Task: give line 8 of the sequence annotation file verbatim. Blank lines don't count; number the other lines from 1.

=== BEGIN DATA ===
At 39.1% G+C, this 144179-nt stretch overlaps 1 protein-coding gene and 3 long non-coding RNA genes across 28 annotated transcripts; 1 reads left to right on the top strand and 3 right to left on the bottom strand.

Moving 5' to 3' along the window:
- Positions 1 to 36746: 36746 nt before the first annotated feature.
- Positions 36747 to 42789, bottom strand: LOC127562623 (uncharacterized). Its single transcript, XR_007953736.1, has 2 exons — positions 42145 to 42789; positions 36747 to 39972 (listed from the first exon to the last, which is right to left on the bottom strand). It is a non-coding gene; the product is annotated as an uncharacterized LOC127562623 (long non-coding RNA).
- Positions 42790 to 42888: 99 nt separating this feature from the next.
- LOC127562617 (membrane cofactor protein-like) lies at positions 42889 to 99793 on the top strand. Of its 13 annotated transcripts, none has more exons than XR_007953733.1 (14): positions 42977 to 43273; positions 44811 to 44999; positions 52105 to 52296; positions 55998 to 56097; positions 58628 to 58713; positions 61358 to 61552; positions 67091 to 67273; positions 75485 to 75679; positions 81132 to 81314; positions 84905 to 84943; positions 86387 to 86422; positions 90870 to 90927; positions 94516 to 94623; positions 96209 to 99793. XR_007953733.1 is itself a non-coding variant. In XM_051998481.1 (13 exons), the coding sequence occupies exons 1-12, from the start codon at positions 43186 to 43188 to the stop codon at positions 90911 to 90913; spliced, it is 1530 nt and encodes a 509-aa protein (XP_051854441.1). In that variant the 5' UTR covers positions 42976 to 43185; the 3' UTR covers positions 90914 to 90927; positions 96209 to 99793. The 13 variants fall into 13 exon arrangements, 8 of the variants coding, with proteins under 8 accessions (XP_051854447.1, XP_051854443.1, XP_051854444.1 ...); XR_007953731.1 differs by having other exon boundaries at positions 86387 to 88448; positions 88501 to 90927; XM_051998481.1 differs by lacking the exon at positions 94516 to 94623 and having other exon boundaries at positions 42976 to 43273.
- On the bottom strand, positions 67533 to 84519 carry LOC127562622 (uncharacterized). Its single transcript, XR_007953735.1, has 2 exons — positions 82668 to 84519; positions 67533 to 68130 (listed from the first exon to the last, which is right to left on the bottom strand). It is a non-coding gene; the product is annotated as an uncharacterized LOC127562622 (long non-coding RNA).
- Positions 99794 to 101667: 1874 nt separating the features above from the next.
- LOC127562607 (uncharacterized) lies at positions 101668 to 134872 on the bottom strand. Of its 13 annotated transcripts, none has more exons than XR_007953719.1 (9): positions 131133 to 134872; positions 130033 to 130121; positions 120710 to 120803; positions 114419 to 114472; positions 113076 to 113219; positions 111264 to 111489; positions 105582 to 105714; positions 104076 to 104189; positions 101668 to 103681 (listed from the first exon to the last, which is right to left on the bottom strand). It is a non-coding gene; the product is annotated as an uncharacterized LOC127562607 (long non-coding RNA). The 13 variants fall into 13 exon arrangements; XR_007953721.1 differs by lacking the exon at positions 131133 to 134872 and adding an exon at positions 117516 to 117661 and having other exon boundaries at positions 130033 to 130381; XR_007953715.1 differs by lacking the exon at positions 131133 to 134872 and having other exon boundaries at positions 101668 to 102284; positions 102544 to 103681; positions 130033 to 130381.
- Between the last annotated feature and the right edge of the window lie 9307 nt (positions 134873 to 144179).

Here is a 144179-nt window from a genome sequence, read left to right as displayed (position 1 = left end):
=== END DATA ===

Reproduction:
- Positions 99794 to 101667: 1874 nt separating the features above from the next.